2001. Pastel on sandpaper, 8 x 7-3/8 in.
Axis is a small work that has remained important to me. It dates from many years ago, when I was still exploring what pastels could do. The surface was much affected by the use of spray fixative – a substance that I eventually came to mostly avoid, but whose modifying properties I have also at times found to be intriguing. The ultimate surface is difficult to accurately reproduce digitally, as is the color, which ranges from green to orange.
I’m not able to work in the studio for a few days or be focused on painting, but this piece has always been a touchstone for me. I’m always able to reach it, even when I can’t reach much else.
2018. Acrylic and charcoal on canvas. 11 x 14 in.
I love working with charcoal, perhaps because I love working with line and a stick of charcoal makes line that is fast, direct, and highly expressive. The less wonderful part is that it is messy and easily smeared, attributes I had more than enough of while working with pastels for decades. The common remedy is spray fixative, which I used here and works well enough but I really don’t like it.
This painting is from early in my efforts with acrylic paint, and I learning a lot in working on it – lessons that have carried on into my work ever since. It was liberating to find I could use subtraction with acrylic paint in a way I really couldn’t with pastels – meaning I could take away or beat back something I didn’t like or that was too strong, or create openings over something that had already been figured with pigment. This allows me to work both forward and back, pushing and pulling, adding and subtracting, instead of every stroke being a largely irreversible commitment that I must work around.
In this case I used titanium white to paint over passages that I wanted to remove or sublimate/soften. If this work had been in pastel I could only have pushed a passage back by covering it with thick impasto and always been in danger of being “locked out”, i.e., the tooth of the paper being filled with pigment and unable to hold more layers.
Anyway, the overall experience was liberating and the lesson one of the more profound I have discovered in my transition from pastel to acrylic paint. Another lesson is…I still love working with charcoal. A brush filled with paint will never be quite the same.
Crystal Form No. 3
2000. Pastel on sandpaper, 7 x 6-3/4 in.
My interest in the mutable relationship of line and shape goes way back – how a line, if it wanders long enough, often creates a shape. And then can wander away again. It’s a very basic phenomenon, but it’s slippery nature keeps me intrigued. It’s one of the reasons I worked with pastels for years, I believe – after all, the pastel is both an instrument of drawing, and of painting – of line, and of shape. The piece above is typical of the way I worked with pastel for years, as is this one:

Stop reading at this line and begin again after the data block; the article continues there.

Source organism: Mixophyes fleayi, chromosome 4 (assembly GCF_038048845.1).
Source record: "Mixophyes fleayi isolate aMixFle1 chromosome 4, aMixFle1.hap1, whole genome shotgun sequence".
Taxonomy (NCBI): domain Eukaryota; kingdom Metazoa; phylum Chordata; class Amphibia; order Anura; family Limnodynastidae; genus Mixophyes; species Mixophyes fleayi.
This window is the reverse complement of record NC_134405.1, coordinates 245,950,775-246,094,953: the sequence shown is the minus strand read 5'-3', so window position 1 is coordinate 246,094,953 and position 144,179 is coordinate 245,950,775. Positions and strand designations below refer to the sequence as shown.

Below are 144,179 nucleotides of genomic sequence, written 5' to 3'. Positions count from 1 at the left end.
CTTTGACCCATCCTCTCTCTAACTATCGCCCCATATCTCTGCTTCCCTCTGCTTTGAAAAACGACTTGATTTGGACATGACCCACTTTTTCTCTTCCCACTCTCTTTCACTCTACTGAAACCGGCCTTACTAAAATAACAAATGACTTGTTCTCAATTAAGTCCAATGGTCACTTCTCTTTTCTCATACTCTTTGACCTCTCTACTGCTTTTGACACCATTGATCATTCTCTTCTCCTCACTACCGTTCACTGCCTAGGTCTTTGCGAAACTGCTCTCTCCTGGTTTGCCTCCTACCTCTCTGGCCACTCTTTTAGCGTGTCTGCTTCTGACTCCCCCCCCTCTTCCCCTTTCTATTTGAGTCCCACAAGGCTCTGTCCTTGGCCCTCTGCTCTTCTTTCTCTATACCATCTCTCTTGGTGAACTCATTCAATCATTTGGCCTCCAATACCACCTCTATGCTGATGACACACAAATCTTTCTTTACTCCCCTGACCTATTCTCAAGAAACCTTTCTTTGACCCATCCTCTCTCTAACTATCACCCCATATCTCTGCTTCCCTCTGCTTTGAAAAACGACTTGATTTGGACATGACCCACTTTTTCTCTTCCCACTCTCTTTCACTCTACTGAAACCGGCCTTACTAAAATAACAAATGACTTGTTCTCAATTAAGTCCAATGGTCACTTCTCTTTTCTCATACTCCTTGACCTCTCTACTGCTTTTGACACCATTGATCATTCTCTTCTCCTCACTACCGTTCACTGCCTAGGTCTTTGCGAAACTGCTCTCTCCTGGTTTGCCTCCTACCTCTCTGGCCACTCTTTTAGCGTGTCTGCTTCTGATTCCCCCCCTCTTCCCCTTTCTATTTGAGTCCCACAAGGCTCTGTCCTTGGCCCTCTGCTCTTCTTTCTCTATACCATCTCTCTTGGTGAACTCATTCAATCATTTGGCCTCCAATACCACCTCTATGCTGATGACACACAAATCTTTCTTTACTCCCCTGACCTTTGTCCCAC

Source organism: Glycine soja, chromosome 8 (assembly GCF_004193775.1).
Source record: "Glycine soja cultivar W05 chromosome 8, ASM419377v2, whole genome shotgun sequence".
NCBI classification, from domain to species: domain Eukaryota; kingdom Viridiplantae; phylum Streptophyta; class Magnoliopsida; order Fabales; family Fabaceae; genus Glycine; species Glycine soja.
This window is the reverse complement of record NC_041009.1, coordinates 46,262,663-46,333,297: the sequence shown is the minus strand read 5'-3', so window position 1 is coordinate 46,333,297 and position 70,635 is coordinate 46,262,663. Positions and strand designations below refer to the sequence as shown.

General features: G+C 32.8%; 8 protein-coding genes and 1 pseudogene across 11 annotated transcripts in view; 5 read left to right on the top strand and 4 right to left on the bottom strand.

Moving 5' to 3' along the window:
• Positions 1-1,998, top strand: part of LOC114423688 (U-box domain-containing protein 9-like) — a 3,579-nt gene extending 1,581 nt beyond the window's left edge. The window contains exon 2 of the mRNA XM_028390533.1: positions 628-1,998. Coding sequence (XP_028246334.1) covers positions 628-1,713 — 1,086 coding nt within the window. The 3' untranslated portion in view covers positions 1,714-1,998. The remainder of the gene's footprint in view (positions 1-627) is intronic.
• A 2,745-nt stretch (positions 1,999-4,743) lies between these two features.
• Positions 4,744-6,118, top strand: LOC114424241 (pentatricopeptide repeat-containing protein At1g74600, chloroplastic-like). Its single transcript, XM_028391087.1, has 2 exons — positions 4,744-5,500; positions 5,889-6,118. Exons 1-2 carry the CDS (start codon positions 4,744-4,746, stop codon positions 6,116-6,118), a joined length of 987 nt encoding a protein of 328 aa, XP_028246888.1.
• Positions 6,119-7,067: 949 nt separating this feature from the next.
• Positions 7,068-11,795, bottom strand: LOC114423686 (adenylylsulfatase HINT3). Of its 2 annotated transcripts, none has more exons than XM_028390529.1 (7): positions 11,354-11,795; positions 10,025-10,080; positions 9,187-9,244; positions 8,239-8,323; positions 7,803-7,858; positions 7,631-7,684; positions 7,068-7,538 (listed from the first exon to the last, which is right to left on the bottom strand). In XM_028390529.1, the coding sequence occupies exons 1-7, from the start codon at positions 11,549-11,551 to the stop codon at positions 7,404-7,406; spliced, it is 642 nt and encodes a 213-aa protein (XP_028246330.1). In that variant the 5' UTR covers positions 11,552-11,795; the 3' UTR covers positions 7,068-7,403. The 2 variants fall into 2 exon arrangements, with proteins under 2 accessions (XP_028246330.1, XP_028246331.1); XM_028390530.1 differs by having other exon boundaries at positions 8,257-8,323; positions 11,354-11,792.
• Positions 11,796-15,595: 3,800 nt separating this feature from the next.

Crystal Form No. 4
2000. Pastel on sandpaper, 7 x 6-5/8 in.
At the time I would apply the pastel to the sandpaper by scumbling and then smoothing the powdered pigment to varying degrees with a brush. The line itself, in these examples, was painstakingly recreated with pastel pencil or charcoal from an original pencil sketch. The nuances of the surface I was able to create, as well as line-becoming-shape-becoming line, kept me beguiled. Still does. The works I do now look different, but the evidence of the fascination is still in there.
2020 Suite No. 1
2020. Acrylic and ink on canvas, 11 x 14 in.
I’ve been working at a relatively rapid clip these last few months, with several pieces usually in process at once. I’ve been frankly voracious in my need to make things happen in the studio, almost like needing a drug high – not surprising, I suppose, considering the sense of futility that drains so much of our lives at this time.
Having multiple pieces in progress contrasts with how I worked for many years in pastel. In that medium I most often worked with the piece flat on the table, applylng the pastel with a brush, and due to the fragility of the surface I needed to keep a lot of clear space around. So there wasn’t much room to have more than one thing going on at once. These pieces also tended to take more time in the planning and preparation than the execution. Here is an example from 2016, from the Additional Dimensions series which derived from gesture drawings of deteriorating homesteads in my neighborhood:
2016. Pastel on sandpaper, 12 x 22 in.
Clearly my work now often skips that planning and preparation stage, as I increasingly prize spontaneity directly on the substrate. With pastels the spontaneity usually went into the informal gestural sketch from which the painting was developed. I did draw directly with the pastels at times however – as in this homestead from 2007:
2007. Pastel on paper, 18 x 24 in.
…or this one from the same year:
2007. Pastel and charcoal on paper, 22-1/4 x 13-1/2 in.
Those seem like idyllic times, now, but of course they weren’t. But they were easier. They were easier.